All refurbished units are thoroughly factory tested, inspected and cleaned and backed by the same 2 year limited warranty offered with our new models.
The award-winning Freestyle Pro keyboard offers the same advanced ergonomic features of the Freestyle2 but with the additional benefits of full on-board programmability and low-force Cherry MX Brown mechanical key switches. Instantly switch between Windows, Mac and Dvorak layouts or create your own. The FS Pro makes programming a breeze with onboard shortcuts and the no-install SmartSet App. And with a standard 20″ linking cable everyone can find their comfort zone.
Zero degree slope form factor
As with the Freestyle2 the FS Pro retains a zero degree slope from front to back. Most keyboards including ergonomic models have a 10 degree positive slope. These designs tend to bend your wrists. The FS Pro’s zero degree slope decreases the height, effectively creating negative slope and reducing wrist extension.
Adjustable linking cable accommodates a wide range of users
The two key modules are connected by a 20 inch linking cable that can be adjusted to suit your preferences and body type. The basic configuration allows up to 12 inches of separation. If you need additional separation, simply remove the cable compartment cover located on the back of the left key module and thread out more of the stored cable until you find your desired width.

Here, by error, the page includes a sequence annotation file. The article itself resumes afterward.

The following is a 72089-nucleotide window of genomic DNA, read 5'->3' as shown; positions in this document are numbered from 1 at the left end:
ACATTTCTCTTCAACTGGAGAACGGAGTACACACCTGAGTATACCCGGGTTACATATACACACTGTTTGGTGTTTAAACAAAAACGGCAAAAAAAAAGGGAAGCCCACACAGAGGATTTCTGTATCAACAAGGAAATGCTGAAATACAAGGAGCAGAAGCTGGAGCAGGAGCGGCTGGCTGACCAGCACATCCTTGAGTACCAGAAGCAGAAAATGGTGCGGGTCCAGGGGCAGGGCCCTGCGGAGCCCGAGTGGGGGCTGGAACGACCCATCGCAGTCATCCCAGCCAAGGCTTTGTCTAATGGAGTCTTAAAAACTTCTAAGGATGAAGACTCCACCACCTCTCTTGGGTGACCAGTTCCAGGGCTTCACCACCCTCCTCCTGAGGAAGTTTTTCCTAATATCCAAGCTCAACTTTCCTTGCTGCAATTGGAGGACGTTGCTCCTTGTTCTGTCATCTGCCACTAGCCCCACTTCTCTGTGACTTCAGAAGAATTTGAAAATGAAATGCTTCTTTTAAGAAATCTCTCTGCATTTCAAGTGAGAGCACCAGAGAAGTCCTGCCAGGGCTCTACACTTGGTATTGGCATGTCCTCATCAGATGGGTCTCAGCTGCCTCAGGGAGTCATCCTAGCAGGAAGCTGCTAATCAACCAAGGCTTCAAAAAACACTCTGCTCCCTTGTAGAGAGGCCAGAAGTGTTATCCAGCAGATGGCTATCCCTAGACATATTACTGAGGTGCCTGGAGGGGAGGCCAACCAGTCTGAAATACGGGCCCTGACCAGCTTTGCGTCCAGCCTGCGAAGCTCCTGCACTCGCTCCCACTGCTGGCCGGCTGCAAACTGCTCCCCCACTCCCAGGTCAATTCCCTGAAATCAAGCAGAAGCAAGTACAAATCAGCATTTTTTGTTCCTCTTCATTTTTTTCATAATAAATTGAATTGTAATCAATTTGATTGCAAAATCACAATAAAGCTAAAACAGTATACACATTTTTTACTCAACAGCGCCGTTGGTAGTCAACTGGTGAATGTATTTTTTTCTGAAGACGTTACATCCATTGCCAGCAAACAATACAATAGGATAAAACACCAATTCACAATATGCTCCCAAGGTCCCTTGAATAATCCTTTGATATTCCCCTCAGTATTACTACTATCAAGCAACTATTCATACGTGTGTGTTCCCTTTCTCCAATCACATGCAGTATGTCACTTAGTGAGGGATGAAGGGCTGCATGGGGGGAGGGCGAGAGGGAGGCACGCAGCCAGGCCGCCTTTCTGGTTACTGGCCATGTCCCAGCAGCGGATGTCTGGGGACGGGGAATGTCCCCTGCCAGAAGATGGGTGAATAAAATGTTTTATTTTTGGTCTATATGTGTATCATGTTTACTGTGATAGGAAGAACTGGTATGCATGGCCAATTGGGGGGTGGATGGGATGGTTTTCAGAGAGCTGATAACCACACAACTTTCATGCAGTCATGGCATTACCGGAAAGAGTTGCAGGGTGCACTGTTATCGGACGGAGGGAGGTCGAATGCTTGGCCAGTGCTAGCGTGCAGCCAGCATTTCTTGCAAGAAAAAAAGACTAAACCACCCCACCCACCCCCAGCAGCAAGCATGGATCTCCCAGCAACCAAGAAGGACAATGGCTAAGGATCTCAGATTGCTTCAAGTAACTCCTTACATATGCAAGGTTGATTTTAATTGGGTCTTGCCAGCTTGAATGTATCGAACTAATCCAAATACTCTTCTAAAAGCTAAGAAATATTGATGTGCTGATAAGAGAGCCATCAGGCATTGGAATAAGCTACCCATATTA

Standard key layout
Familiar key layout provides for minimal adaptation time.
Optional tenting accessories
For people that are experiencing forearm discomfort two tenting accessories are available to reduce forearm pronation. The VIP3 Pro (with palm supports) and V3 Pro (without palm supports) attach easily to the underside of the Pro keyboard providing 3 easily adjustable slope settings of 5, 10 and 15 degrees.
Optional palm supports
Optional padded palm supports reduce wrist extension by keeping wrists neutral.
Mechanical Key Switches
The Freestyle Pro (KB900-BRN model) utilizes the Cherry MX Brown stem low-force tactile key switches. “Tactility” is a slightly elevated force around the midpoint of the stroke of the key which lets you know the switch is about to be activated. A tactile response is preferred by many ergonomists, because it cues your fingers that activation is about to occur and can reduce the frequency of “bottoming out” the switch with a hard impact.